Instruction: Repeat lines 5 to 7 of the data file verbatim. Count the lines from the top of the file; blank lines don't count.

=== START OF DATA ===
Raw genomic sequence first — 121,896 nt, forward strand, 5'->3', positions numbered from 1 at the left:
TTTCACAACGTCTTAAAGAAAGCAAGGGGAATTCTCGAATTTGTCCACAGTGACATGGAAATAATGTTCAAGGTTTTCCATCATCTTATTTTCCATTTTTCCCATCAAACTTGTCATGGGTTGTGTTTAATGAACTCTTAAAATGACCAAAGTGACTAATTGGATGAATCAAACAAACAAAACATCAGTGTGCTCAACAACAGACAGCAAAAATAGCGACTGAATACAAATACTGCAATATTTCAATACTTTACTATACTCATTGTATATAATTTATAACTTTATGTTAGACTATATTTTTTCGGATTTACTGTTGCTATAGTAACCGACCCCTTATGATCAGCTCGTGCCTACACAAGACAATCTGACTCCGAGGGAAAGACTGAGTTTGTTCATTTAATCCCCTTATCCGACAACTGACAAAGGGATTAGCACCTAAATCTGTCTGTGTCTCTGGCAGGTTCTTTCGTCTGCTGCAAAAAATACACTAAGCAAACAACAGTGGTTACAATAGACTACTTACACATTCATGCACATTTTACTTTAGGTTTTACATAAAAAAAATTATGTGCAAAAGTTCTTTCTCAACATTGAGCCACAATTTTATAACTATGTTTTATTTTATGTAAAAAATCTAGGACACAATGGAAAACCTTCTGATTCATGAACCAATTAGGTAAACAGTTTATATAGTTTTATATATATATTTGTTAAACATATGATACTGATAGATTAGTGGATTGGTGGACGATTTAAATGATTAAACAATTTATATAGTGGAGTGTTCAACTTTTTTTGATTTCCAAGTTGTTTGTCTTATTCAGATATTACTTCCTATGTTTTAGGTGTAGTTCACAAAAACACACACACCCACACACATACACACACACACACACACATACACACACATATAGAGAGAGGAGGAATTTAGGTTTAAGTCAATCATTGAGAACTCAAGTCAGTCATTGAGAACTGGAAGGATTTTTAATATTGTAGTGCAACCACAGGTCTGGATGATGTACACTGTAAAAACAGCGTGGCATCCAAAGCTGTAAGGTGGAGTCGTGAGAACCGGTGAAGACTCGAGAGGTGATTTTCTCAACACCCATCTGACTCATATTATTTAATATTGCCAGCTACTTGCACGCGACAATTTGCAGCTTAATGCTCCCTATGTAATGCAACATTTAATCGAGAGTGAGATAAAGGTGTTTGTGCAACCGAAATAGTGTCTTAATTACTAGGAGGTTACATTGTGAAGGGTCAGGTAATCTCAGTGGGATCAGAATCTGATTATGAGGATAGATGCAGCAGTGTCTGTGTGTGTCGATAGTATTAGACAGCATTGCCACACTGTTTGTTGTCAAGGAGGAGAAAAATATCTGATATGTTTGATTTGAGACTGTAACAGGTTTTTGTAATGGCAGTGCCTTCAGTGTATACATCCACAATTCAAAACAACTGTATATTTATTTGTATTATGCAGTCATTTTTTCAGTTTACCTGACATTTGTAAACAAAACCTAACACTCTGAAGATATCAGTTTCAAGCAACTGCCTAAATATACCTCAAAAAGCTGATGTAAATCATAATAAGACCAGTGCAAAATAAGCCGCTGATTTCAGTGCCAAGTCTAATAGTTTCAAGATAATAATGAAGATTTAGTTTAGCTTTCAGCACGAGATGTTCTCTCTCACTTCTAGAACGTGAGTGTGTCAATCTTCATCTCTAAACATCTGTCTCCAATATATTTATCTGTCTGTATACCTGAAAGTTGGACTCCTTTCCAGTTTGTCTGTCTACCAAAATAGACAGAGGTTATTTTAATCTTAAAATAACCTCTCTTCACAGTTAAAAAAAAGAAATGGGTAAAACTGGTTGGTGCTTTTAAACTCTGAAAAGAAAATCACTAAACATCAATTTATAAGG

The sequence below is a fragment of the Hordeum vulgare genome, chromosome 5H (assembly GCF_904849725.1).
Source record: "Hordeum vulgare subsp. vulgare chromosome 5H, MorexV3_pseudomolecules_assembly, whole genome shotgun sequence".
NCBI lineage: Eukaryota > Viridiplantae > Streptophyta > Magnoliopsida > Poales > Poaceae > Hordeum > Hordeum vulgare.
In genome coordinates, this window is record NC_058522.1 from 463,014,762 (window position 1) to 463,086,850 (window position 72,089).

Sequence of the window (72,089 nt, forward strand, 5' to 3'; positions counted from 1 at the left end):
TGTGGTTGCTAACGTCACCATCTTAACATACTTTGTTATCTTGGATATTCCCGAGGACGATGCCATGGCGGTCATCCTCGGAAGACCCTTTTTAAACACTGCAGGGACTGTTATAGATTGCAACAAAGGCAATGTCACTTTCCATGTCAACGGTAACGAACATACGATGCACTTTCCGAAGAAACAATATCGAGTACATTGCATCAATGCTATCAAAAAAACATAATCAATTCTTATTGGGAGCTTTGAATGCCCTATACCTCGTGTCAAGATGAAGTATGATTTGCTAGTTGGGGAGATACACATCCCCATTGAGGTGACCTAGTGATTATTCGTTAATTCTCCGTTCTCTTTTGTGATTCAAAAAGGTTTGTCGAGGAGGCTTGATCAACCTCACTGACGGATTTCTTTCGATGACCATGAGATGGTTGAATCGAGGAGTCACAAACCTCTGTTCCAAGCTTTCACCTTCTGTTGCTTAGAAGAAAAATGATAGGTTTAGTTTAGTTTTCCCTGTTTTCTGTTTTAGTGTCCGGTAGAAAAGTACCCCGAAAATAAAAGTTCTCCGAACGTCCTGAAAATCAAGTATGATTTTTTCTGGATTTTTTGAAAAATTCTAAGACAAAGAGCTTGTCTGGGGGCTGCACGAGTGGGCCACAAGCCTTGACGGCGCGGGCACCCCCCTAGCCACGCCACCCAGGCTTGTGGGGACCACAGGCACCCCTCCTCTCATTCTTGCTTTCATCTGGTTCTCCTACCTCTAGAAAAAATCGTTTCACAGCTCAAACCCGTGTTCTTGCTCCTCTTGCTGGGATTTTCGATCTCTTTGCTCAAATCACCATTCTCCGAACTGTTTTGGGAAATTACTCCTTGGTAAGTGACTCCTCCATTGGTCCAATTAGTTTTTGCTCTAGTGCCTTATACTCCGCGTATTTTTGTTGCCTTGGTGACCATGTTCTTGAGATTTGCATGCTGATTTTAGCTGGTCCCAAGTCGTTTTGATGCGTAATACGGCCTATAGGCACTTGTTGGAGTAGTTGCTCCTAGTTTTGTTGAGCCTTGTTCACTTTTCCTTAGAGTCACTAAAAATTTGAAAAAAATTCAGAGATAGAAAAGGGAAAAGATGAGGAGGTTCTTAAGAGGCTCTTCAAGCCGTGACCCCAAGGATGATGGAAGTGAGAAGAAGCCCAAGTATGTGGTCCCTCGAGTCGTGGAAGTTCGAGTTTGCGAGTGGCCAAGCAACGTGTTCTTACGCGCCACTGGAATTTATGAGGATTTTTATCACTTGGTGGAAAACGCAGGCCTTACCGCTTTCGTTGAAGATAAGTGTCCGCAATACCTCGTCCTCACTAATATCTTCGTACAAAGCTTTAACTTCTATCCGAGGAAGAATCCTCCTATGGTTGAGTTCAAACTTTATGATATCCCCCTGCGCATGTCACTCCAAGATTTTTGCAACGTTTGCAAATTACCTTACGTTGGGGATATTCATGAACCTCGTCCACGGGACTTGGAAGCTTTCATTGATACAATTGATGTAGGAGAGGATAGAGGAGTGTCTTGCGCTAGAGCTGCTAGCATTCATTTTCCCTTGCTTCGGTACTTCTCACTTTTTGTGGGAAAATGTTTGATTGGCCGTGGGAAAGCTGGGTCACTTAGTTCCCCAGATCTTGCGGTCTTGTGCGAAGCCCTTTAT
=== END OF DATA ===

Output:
NCBI lineage: Eukaryota > Viridiplantae > Streptophyta > Magnoliopsida > Poales > Poaceae > Hordeum > Hordeum vulgare.
In genome coordinates, this window is record NC_058522.1 from 463,014,762 (window position 1) to 463,086,850 (window position 72,089).

Sequence of the window (72,089 nt, forward strand, 5' to 3'; positions counted from 1 at the left end):